Services

Bryce Maddock and Jaspar Weir | TaskUs

Bryce Maddock, CEO
Jaspar Weir, President
TaskUs
Santa Monica, CA
Founded: 2008

Taking conventional wisdom to task

Investing in their employees is the key to success for Bryce Maddock and Jaspar Weir of outsourcing startup TaskUs.

I
t’s a tried and (sometimes) true formula: provide services at the lowest cost, secure the most customers, save on high-ticket expenses like labor and benefits.

But Bryce Maddock and Jaspar Weir are more interested in rewriting formulas than following them — in their personal lives and at TaskUs, their business process outsourcing (BPO) firm.

“The standard route of getting a job and working at a big firm and working your way up the corporate ladder never appealed to me,” Weir says. “I always knew I was going to do my own thing.”

Maddock and Weir wanted to take their idea — a BPO business that prioritizes positive experiences for employees as a way to retain top talent — and bring it to life on their terms.

That’s how they ended up in the Philippines, sleeping on their first employees’ couches, after buying one-way plane tickets and arriving with a little luggage and a load of confidence.

bryce-maddock-jaspar-weir

Converging on innovation

Choosing the road less traveled is in character for the longtime friends. They were out‑of‑the‑box thinkers even at Santa Monica High School, where they began their entrepreneurial pursuits by charging their classmates admission to parties they planned and hosted. In college — Maddock at New York University and Weir at the University of Southern California — they turned the concept into a formal nightclub business for teens.

While Weir expanded the business to include parties for adults, Maddock took a detour into investment banking, where he learned about the unconventional staffing needs of high‑growth tech startups. The entrepreneurial itch started again for Maddock, and he approached his old friend at a fortuitous moment: Weir had just read The 4-Hour Workweek, in which author Tim Ferriss preaches a philosophy of “outsourcing your life” for fun and profit.

“It painted a picture of a professional life worth aspiring toward,” Weir says.

These thoughts on new ways of living and working intersected, and the idea for TaskUs was born: invest in the smartest and hardest‑working people they could find to perform administrative tasks online for companies dedicated to disrupting the status quo. Turning that idea into reality led them to the Philippines, where Maddock and Weir put all their savings into the company, taking on large and well‑established rivals.

About a decade later, TaskUs now has a workforce of over 15,000 people in more than 20 offices across five countries (India, Mexico, the Philippines, Taiwan and the US). These teammates provide exceptional customer service and back-office support for some of the hottest — and coolest — high-growth startups in the world, including Mailchimp, Deliveroo and Turo.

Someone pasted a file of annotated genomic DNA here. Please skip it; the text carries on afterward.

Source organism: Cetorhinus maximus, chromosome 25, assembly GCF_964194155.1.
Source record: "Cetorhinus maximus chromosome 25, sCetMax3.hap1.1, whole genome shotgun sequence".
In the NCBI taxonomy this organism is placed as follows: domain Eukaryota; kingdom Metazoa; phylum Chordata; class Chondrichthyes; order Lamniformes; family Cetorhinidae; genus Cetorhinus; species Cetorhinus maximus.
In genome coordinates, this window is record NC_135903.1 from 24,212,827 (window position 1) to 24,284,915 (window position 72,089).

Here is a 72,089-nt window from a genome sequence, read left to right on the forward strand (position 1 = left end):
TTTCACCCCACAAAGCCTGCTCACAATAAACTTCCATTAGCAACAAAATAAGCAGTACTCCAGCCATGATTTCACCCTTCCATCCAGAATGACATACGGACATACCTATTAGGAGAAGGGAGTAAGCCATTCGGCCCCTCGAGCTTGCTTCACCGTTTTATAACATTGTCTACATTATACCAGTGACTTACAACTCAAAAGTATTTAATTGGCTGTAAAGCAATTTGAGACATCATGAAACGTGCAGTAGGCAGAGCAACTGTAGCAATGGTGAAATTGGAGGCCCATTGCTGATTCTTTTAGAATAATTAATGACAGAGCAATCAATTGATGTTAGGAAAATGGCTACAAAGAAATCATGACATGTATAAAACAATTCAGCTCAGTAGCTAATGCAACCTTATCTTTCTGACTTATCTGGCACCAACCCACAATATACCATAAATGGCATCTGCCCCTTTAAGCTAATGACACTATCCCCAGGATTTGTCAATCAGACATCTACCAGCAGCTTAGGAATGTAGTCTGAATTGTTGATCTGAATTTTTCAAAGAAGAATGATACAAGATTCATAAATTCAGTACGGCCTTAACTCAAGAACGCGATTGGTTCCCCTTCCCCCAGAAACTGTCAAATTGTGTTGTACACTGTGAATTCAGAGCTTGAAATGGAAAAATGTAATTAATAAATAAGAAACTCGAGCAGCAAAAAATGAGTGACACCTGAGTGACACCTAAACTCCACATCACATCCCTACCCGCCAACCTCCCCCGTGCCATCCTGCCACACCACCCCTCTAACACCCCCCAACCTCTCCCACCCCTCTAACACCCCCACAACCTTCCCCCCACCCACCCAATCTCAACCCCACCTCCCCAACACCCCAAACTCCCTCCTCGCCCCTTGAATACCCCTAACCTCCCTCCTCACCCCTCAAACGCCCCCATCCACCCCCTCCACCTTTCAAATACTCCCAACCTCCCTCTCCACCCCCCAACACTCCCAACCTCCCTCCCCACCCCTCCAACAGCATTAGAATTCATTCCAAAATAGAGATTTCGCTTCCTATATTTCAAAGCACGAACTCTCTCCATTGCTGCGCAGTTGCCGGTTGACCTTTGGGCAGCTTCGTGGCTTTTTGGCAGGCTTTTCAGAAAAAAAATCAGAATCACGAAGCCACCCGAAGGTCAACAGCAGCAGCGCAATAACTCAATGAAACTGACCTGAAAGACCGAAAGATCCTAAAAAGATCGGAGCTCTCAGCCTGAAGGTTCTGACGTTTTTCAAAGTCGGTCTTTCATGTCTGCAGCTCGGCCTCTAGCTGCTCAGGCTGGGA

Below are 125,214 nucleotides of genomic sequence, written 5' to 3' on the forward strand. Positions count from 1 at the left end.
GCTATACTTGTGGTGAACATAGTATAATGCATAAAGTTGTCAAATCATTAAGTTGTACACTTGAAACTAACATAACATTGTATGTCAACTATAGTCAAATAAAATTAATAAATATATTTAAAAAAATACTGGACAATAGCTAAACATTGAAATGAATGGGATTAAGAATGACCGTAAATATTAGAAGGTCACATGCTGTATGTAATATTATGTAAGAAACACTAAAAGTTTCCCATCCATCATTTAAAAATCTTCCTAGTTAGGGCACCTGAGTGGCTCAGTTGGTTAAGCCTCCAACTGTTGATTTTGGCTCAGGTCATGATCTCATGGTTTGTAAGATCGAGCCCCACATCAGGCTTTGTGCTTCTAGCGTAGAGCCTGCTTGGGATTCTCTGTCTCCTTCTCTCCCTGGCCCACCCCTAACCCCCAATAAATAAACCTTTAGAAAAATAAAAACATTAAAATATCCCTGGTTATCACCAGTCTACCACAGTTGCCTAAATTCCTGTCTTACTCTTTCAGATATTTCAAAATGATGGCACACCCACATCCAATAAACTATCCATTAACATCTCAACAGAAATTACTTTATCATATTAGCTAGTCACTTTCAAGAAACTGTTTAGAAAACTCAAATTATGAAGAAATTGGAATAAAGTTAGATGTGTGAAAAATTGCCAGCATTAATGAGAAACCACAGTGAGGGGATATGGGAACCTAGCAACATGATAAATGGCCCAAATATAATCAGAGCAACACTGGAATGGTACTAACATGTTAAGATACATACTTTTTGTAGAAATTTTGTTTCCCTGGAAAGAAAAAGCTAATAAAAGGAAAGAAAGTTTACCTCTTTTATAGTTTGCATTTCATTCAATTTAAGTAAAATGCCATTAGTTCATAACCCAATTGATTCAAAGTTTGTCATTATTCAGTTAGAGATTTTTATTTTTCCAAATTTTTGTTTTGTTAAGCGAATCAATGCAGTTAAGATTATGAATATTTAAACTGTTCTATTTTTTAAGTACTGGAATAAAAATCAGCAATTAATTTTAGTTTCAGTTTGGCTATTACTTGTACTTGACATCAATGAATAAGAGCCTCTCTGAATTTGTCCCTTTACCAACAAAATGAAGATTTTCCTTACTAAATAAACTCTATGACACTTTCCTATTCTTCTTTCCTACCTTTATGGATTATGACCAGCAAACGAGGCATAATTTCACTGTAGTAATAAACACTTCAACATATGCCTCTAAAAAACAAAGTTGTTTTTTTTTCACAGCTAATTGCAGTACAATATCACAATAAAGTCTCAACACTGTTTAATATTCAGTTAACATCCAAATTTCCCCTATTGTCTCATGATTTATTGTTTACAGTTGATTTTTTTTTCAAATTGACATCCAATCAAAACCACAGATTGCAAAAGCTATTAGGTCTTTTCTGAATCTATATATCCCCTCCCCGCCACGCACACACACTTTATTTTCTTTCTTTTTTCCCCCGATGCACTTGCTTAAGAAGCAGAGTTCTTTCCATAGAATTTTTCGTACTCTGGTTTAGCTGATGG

In an industry marked by high turnover and razor-thin margins, Maddock and Weir have found success (and no longer need to sleep on their employees’ couches). Their secret: by focusing on putting people first, TaskUs boasts an attrition rate half that of a traditional BPO.

We took a risk by overinvesting in the employee experience.
Bryce Maddock
CEO

Rethinking people

“One of the things that is striking about our industry is that labor is the most expensive portion of business by far,” Maddock says. “As a result, many of our competitors focus on how they can reduce cost by reducing what they are spending on their employees.”

Maddock and Weir were skeptical of that strategy: “It seemed like a really silly approach because inevitably your best talent would leave.”

They instead say that placing too much emphasis on reducing labor costs triggers a “spiral of death,” which begins with delivering inconsistent results. That, in turn, leads to clients either going elsewhere or demanding lower prices. With fewer clients, companies are forced to reduce wages even further, causing continued deterioration of services.

“We took a risk by overinvesting in the employee experience,” Maddock says.

Each TaskUs office is bright and open, with an on-site gym and showers, and some sites have nurseries as well. The benefits go beyond what you might typically see at a BPO company. For example, in the Philippines, teammates are granted four months of maternity leave, and the TaskUs Scholars Program fully funds the education of one child of any teammate who has worked at the company for at least a year.

The success they found with their disruptive formula attracted a $500 million investment in 2018, which allowed them to expand their global footprint. The company holds its own against BPO giants like Accenture, IBM and Convergys. Many of the startups TaskUs supports have scaled into huge companies with growth exceeding a million new users per week.

From 2017 to 2018, revenue at TaskUs more than doubled, and it is forecast to grow by a double-digit percentage in 2019. But, true to form, Maddock and Weir aren’t just focused on the numbers on a balance sheet.

“The stories of teammates who have changed their lives and their families’ lives never get old,” Weir says. “It’s the most inspiring and rewarding part of what we have built.”